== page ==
“Trans-Affirmative Parenting: Raising Kids Across the Gender Spectrum” by Elizabeth Rahilly— How Parents Support Their Transgender Children

Rahilly, Elizabeth. “Trans-Affirmative Parenting: Raising Kids Across the Gender Spectrum”, NYU Press, 2020.

How Parents Support Their Transgender Children

Amos Lassen

Elizabeth Rahiily’s “Trans-Affirmative Parenting: Raising Kids Across the Gender Spectrum” is a collection of first-hand accounts of how parents support their transgender children.  The world has changed greatly and we now have a new generation of parents and families who are identifying, supporting, and raising transgender children. Through fascinating stories, interviews with parents of children who identify across the gender spectrum and with doctors, mental health practitioners, educators, and advocates who support their journeys, we get a look at this new world. 

Rahilly explores how we have come to terms with new ideas about gender, sexuality, identity, and the body and she examines the complex deliberations about nonbinary possibilities and medical interventions. Above all, we see how parents can best advocate for transgender awareness and move beyond the traditional gendered expectations that were once a part of life. Child-centered, child-driven parenting is as central to this new trans-affirmative paradigm as is growing LGBTQ awareness. Today, we live at a time of trans-awareness yet we are always in need of better understanding transgender children and the parents who raise them.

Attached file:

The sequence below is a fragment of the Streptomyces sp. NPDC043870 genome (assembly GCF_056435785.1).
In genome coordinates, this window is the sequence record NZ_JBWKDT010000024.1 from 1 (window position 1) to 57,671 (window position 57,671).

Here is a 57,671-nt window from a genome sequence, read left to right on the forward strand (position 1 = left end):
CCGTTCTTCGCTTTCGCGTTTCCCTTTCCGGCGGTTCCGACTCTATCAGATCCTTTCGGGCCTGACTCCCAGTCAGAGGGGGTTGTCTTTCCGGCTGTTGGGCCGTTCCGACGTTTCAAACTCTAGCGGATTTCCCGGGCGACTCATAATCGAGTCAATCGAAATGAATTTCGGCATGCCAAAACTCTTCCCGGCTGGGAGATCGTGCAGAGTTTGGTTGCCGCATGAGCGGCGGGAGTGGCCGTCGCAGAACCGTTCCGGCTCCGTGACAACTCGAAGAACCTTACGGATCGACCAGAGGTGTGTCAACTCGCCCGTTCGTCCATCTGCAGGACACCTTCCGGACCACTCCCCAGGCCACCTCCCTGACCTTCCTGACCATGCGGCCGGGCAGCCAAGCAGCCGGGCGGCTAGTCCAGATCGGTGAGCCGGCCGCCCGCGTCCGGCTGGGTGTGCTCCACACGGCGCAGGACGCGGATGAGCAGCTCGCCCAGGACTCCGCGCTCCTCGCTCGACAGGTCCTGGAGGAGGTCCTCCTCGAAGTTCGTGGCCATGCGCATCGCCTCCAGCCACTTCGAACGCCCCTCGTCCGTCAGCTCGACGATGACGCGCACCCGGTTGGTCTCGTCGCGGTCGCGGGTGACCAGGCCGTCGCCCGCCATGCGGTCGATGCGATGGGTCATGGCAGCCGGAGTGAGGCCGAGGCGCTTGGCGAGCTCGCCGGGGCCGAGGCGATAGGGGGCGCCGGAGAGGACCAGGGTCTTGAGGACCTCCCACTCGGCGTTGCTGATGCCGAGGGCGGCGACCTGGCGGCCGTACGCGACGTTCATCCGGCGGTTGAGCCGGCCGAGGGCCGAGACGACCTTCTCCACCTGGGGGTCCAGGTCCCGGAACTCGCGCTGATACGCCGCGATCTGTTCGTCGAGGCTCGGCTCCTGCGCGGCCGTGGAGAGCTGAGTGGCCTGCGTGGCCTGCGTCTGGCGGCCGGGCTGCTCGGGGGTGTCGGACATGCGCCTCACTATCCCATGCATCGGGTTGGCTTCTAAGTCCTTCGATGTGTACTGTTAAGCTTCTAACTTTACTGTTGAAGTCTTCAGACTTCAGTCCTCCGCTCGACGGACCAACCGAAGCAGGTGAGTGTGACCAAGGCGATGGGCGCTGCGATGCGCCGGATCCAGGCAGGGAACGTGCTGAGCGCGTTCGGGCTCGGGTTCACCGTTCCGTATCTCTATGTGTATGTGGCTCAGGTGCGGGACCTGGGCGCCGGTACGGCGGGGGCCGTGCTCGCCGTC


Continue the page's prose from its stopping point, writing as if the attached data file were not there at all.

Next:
Rahilly  analyzes the struggles and breakthroughs of parents whose children are transgender and gender-non-conforming kids and how they raise them. We see that there is a cultural shift toward trans-affirmative parenting. Ethical and supportive parenting today often requires learning to parent beyond normative and usual expectations for how children’s lives ought to be or how their bodies should exist in today’s world. Rahilly has learned from these that this is not always comfortable because of the consideration of “the biomedicalization of trans and gender-non-conforming kids as well as their various characterizations–spanning from diversity to disability and defect.” Additionally Rahilly challenges  the orthodoxy that surrounds gender and sexuality as totally distinct categories of experience and identity. Constructions of childhood gender are opening up yet structural constraints and systems of power do not help.

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